MONTIGNAC, France — Pixar, eat your heart out. Cro-Magnon artists 20,000 years ago painted a picture of a snorting horse whose head seems to move upwards on the wall of the Lascaux cave in southwest France.
That, at least, is the illusion visitors have when they see the meticulous reproductions of the famous Lascaux cave paintings in a new visitor centre that was opened by then-French President Francois Hollande in December and is expected to attract 400,000 visitors a year.
Lascaux is practically a byword for prehistoric art. Since its discovery by four teenagers and their dog Robot in September, 1940, the underground art gallery crammed with more than 1,400 paintings or line drawings of bison, aurochs, reindeer, a bear, lions, horses, ibex and even a bird-headed humanoid figure has been called “the Sistine Chapel of cave art” or “the prehistoric Versailles”.
Lascaux 4, as the latest incarnation is known, is housed in a vast, 8,500-square-meter building that swoops along the bottom of the hillside where the original Lascaux is located.
After attracting as many as 2,000 visitors a day for years, the paintings in the original cave began to show damage from the changes in atmospheric conditions. It was closed to all but specialists in 1963. Lascaux 2, a replica that opened in 1983, was overwhelmed by more tourists than it was ever meant to serve. Cro-Magnon humans, and their cave paintings, are big box office in southwest France.
A scaled-down touring version of the paintings is known as Lascaux 3, so that leaves the new centre, which personnel at the site say cost upwards of 60 million euros, to carry the designation Lascaux 4.
This time the replicators, architects and the rest of the design team nailed it. Not only is this the most complete reproduction to date of the original cave — some 90 percent, our guide said — the building’s massive size is used to add exhibitions and features that were never possible in the limited space of Lascaux 2.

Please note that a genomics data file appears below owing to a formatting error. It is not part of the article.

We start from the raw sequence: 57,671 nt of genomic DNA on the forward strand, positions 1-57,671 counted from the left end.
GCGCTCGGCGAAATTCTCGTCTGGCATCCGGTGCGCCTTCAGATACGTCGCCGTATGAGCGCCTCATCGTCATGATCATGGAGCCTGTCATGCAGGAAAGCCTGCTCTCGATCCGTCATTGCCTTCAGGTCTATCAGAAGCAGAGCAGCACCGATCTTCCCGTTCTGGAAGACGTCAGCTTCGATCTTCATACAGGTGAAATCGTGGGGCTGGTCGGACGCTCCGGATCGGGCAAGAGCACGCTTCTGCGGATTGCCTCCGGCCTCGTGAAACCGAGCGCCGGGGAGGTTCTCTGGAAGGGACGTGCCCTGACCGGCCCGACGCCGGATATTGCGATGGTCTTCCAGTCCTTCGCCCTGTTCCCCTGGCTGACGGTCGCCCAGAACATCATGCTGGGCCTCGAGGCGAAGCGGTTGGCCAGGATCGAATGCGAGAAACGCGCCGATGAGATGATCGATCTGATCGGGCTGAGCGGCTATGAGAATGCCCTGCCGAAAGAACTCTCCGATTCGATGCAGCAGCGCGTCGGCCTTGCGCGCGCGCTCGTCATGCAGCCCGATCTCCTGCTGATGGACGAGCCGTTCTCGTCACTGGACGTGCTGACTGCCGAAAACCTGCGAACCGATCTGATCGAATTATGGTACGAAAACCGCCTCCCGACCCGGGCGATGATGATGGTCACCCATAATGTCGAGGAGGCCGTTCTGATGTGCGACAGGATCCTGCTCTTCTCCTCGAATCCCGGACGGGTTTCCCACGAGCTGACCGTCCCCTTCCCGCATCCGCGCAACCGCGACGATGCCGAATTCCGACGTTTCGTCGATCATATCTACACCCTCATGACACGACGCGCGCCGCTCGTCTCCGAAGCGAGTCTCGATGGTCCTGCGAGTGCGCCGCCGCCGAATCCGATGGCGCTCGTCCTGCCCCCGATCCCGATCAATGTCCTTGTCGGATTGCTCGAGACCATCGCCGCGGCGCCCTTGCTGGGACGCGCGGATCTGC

View of the Vezere Valley
The tour, in groups of about 30, begins on an observation deck atop the building where you can see the Vezere River valley and the hillside of the original Lascaux. A gentle descent past speakers that play sounds depicting the voices of the teenaged explorers and their barking dog brings you to the replica cave’s entrance.
Inside, the temperature is about 10C cooler than outside and it takes time to adjust to the low light. But as you walk through the reproduction, the light comes up a bit and the guide uses a laser pointer to draw attention to details. One such: two bison, back to back, one painted in winter brown, the other red and black for spring. Conversation, though, is kept to a minimum. “This is like a sanctuary,” guide Nadege Thieres says.
After touring the one-to-one scale model, visitors exit into a vast room where the sections of the cave are displayed separately. This allows more time to focus on the artists’ technique, such as using natural contours in the rock to add a 3D effect. The displays also use white-light outlines to bring out details. One such illuminated display shows a horse’s head moving upwards — in seven stages that make it almost seem animated.
A 3D film taken inside the original Lascaux seems superfluous after walking through the excellent reproduction. More successful is a diorama that uses stages mounted with props and video screens to depict the initial scepticism which met the discovery of prehistoric cave art in the 19th century, through to the modern efforts to try to determine what these observant and ingenious early artists wanted to convey. Was Lascaux a holy site or sanctuary, as some researchers believe? Was it a place of instruction?
“By conserving it (Lascaux) we hope to one day understand a civilisation that has forever disappeared,” a woman researcher says in one of the videos.
The tour ends in a suite of rooms dedicated to showing the impact of the Lascaux paintings and other cave art on modern artists, from Klein and Klee to Miro and Picasso. A huge horizontal video display shows paintings or sculptures by the moderns, juxtaposed with the prehistoric art that may have been an inspiration. Visitors can select their own dozen or so favourites from the works on display and when completed, the self-curated exhibition is projected on the ceiling — until the next “curator” comes along.
A quote from Picasso says it all: “Lascaux is the proof there is no progress in art and since then nothing new has been invented.” Lascaux 4 underscores that as never before.
— Michael Roddy